Xibo is open-source digital signage (public display signs) solution that is comprised of a web-based content management system (CMS). The best way to capture the attention of people for your very important announcements can be done with digital signs using Xibo. It lets us turn PCs and TVs into a distinctive way of getting the word out, transforming them into information desks that you can place in strategic locations to draw people's attention.

        Using Xibo, you can set up your own digital signage server that can push out images, video, and even PowerPoint presentations to kiosks automatically, allowing you to keep your entire organization up to date on your latest news without resorting to mass e-mailings or having to hand-edit files or slideshows on multiple machines.

        Xibo can be run through Docker or on a web server with MySQL/PHP installed. In this tutorial, we learn how to install Xibo CMS with Docker on Ubuntu 20.04.

      • How To Manage Open-Source Software

        Open-source software includes code that’s available publicly. As a result, the software can be shared and used for a wide range of reasons. One of the biggest reasons why developers use open-source code is because it helps them to build and deploy applications faster.

        Organizations are demanding more and more from developers, and they’re coming under pressure to create applications faster. Open-source software makes this possible. Most software applications now include open-source components.

      • How to install Python Django in Ubuntu 21.10 – NextGenTips

        Django is Python-based free and open source web framework that allows model-template-view architectural patterns. Django encourages rapid development and clean and pragmatic codes. It takes care of much of the hassle of web development so that you can focus on the code without reinventing the wheel.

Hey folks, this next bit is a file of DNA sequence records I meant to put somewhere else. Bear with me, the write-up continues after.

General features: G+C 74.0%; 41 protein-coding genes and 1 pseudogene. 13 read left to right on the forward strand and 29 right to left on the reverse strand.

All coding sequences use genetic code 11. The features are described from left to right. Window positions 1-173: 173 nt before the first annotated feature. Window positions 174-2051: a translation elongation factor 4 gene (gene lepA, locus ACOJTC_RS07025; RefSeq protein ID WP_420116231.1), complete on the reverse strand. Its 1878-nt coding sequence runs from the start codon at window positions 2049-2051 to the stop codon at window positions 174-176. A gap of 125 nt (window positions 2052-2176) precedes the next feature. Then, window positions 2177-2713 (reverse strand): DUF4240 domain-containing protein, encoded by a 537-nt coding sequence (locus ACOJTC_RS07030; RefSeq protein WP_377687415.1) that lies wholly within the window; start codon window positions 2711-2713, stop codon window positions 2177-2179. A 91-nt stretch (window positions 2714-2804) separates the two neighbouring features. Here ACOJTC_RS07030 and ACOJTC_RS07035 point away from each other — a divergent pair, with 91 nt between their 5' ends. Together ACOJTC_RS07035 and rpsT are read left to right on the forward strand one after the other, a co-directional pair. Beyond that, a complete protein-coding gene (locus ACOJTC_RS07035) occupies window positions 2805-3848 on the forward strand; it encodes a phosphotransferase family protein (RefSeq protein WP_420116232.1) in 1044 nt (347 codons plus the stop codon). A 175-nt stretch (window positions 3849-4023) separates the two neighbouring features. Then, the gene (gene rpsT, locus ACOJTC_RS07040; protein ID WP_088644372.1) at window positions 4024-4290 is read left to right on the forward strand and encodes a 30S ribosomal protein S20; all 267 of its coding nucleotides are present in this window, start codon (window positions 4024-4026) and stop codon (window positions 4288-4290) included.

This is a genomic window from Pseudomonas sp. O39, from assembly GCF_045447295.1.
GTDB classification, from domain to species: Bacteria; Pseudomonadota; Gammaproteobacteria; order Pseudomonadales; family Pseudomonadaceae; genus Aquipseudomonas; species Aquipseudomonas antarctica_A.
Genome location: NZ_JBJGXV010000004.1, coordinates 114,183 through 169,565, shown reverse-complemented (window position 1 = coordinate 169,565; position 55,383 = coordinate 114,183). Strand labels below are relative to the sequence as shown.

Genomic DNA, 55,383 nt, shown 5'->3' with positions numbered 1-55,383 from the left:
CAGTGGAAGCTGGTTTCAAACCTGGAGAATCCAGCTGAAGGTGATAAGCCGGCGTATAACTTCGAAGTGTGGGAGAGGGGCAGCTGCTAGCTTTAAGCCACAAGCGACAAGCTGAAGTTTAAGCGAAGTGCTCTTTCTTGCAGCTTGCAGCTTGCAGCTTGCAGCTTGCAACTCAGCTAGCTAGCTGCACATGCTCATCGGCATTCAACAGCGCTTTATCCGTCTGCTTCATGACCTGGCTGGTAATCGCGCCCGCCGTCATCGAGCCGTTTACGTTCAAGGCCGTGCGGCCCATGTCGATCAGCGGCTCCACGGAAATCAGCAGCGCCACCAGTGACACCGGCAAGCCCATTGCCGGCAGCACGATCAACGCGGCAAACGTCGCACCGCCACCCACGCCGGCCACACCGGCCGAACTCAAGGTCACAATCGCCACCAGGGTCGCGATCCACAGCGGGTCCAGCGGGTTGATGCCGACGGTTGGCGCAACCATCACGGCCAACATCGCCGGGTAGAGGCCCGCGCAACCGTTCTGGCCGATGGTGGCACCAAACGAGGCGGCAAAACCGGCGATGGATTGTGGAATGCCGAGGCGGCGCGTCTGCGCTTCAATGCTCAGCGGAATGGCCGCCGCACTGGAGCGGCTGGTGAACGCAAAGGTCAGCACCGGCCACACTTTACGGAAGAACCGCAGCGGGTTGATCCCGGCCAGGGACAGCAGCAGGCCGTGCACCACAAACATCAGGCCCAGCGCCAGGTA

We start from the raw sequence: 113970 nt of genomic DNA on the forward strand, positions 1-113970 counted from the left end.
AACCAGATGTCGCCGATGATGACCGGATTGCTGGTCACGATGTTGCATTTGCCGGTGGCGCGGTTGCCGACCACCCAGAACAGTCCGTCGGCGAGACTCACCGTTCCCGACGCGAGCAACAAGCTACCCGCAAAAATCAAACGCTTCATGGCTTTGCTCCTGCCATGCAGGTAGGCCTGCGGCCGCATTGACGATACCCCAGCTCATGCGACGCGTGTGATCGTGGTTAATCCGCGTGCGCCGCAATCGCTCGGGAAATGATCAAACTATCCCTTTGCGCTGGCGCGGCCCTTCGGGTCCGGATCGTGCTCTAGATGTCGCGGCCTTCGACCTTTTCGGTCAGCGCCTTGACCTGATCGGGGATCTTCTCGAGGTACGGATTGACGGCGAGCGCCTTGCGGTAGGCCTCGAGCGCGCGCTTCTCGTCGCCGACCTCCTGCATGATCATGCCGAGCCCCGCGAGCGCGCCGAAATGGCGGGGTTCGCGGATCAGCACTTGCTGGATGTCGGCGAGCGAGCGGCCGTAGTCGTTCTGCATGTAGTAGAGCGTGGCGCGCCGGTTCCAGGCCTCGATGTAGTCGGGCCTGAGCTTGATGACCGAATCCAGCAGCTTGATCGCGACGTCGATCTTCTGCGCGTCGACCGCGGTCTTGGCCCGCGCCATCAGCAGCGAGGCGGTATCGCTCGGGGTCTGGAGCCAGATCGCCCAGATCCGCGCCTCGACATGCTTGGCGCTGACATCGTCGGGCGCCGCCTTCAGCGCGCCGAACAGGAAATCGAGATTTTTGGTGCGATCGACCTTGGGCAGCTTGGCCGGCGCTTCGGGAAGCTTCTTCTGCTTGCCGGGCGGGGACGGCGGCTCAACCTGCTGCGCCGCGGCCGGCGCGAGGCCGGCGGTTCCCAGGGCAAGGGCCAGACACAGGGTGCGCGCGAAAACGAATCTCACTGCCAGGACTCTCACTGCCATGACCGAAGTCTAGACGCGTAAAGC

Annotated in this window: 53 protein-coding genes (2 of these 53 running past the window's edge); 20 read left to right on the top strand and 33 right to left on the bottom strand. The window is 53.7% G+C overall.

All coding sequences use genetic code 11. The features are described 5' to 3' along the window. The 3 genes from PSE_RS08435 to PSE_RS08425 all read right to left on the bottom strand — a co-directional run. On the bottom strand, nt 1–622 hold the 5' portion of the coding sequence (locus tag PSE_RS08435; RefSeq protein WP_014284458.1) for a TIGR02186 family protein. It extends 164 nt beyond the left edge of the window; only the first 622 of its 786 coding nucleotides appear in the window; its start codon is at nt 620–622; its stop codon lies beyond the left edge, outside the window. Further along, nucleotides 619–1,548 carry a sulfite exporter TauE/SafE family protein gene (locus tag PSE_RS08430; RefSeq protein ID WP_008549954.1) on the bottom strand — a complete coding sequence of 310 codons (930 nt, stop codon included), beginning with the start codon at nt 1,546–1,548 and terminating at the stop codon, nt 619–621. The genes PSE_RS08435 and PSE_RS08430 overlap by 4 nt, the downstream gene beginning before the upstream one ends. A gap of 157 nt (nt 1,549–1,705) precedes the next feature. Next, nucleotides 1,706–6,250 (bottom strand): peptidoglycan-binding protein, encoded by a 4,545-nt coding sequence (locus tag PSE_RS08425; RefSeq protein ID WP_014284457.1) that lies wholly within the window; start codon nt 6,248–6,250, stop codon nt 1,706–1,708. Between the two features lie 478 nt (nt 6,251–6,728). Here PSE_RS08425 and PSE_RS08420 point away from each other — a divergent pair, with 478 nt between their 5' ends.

• How to run a Golang Revel App with Docker and Docker Compose

        In this guide we are going to learn how to run a golang revel app using docker and docker-compose. Golang revel is a high productivity, full-stack web framework for the Go language. Checkout the code used here in this github repo here.

      • How to update a Linux symlink | Opensource.com

        UNIX and Linux users find many uses for links, particularly symbolic links. One way that I like to use symbolic links is to manage configuration backups of various IT equipment.

        I have a directory structure to hold everything related to documentation, updates, and other files for the computers and devices on my network. Devices can include routers, access points, NAS servers, and laptops, often of different brands and versions. The configuration backups themselves might be deep within the directory tree, e.g. /home/alan/Documents/network/device/NetgearRL5000/config.

      • Reconfiguring virtual machines with Cockpit

        A virtual machine is created under certain assumptions about required memory, data storage, processing capacity, and so on. All too often, these assumptions need to be adjusted based on actual use practices, and additional configuration work by system administrator is required. Cockpit greatly simplifies and facilitates this work, especially for the Fedora Server editions, that themselves do not include a graphical interface.

      • Pulseaudio Unix Domain Socket works in container
    • Games

      • Godot Engine - Announcing GoGodotJam 2!

        GoGodotJam is a month-long festival ending with a game jam. During the event, you can expect tutorials and interviews with Godot creators on a daily basis. This time, the event is also organizing a fundraiser, aiming to donate 50% of the raised funds to Godot!

      • Bear's Restaurant is a touching game that looks worth your time | GamingOnLinux

        Bear's Restaurant is one we missed from early October. It involves the afterlife, with you landing a job at the afterlife’s coziest eatery.